Putin ships off Fehmarn: Why Germany can’t do anything about it

Russian warships have repeatedly passed the Fehmarnbelt in the Baltic Sea – a strait between Germany and Denmark – in recent months. Now Russian President Vladimir Putin has again allowed a ship to sail through the waters: the Russian nuclear icebreaker “Ural” passed the German island of Fehmarn on Saturday. The “Ural” was escorted according to “Picture“-Newspaper from German police ships.

Even if there have been no incidents on the trips so far: local residents and holidaymakers are irritated, if not unsettled, about what is happening off the German Baltic Sea coast.

Naval Parade in St. Petersburg

The Fehmarnbelt lies on one of the few routes between the Baltic Sea and the North Sea and is important for Russia to connect St. Petersburg with the world’s oceans. Against this background, the naval parade was recently held in St. Petersburg, in which, according to the Russian state news agency TASS, 45 combat ships, gunboats and submarines of the North, Pacific, Baltic and Black Sea fleets took part. In addition, 3000 soldiers are said to have been involved in the display of the Russian Navy.

On July 9, another warship was sighted off Fehmarn: the Russian special ship Severomorsk. The “Severomorsk” specializes in fighting enemy submarines and has been in service since 1987. According to information from theKiel news“The ship was accompanied by a unit of the Federal Police on water and a helicopter of the German Navy from the air during the passage.

Warships do not have to register beforehand

The federal police emphasized to “t-online“That since the beginning of the Russian war of aggression against Ukraine, the surveillance of Russian naval units had been intensified due to the changed security situation in Europe. Passages by naval units from partner states of the Russian Federation would also be registered.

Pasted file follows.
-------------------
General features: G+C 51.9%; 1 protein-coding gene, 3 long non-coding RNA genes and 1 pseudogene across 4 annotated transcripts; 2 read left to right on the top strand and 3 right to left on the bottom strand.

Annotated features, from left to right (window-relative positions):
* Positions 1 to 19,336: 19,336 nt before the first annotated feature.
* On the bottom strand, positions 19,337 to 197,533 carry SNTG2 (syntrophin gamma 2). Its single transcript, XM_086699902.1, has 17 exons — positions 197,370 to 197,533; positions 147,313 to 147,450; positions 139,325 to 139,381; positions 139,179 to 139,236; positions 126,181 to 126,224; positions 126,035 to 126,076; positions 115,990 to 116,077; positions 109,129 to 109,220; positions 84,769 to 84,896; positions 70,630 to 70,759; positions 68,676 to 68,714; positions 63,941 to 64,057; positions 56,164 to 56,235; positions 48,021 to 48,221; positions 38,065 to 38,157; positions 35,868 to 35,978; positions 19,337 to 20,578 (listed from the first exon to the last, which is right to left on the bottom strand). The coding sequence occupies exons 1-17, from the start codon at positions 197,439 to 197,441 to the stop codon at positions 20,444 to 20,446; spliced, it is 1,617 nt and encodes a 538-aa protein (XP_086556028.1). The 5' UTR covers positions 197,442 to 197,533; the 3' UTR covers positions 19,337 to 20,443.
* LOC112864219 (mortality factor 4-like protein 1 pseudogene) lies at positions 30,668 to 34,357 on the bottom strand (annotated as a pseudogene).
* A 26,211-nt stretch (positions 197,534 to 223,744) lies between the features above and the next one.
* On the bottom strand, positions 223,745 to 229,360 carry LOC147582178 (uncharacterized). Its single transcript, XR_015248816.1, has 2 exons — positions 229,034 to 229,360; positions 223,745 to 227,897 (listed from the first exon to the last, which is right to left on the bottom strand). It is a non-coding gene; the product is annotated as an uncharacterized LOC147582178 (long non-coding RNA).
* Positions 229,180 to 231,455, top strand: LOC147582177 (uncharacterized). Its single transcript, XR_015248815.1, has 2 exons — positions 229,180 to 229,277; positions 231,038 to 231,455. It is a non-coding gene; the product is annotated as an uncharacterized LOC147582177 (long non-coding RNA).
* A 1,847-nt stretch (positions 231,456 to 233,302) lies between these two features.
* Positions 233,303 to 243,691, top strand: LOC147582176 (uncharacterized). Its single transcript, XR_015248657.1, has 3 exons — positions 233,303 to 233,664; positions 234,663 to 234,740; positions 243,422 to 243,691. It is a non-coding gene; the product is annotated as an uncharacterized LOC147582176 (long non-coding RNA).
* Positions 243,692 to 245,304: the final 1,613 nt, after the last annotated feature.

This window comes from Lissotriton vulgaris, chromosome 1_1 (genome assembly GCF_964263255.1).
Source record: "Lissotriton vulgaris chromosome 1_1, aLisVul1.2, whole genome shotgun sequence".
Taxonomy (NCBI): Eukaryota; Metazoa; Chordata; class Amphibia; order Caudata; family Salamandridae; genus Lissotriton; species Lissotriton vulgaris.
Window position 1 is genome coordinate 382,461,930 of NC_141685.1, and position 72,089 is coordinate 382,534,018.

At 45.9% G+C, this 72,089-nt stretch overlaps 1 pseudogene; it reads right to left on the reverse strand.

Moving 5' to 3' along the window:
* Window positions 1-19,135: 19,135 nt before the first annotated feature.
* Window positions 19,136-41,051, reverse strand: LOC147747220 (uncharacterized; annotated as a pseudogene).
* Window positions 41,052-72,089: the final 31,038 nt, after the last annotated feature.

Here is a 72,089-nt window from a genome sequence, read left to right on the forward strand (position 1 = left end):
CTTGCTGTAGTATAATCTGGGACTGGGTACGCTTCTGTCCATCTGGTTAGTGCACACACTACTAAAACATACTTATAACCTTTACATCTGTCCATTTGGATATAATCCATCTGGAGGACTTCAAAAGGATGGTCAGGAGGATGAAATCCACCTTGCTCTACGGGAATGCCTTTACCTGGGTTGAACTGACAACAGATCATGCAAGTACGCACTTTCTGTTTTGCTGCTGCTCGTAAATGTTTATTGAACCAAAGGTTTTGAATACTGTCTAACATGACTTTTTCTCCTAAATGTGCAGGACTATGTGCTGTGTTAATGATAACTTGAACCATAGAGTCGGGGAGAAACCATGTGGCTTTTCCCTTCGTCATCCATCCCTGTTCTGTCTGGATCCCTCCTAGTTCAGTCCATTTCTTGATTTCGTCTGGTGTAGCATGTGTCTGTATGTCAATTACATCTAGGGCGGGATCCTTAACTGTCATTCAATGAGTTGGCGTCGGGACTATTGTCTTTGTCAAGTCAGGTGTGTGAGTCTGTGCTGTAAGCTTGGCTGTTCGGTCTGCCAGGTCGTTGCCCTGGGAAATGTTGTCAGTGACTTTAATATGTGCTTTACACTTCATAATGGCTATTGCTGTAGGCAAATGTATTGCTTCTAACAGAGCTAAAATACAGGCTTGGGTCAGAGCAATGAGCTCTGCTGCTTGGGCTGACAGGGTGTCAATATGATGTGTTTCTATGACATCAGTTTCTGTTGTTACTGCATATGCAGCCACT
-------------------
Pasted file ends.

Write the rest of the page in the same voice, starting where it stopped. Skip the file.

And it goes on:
However, the scope for action of the German authorities is limited in this situation, because Germany or other countries cannot prevent the passage. As the naval command in Rostock informed “t-online”, the Fehmarnbelt is an international body of water that can be passed by any ship, including warships, without prior notification. There have been no incidents since the beginning of the war, and there is generally no contact between NATO units and Russian naval units.

Nothing to worry about

However, the Russian warships off the German coast are no cause for alarm. According to statements by the German Navy and the Federal Police to “t-online”, there is no reason for holidaymakers and coastal residents to worry. “There is no saber rattling,” assured the naval command. Rather, the behavior of the Russian units is normal, according to the naval command.

The regular movements of Russian naval units in the Baltic Sea therefore do not pose an immediate threat, despite their proximity to Germany.

Hank Peter

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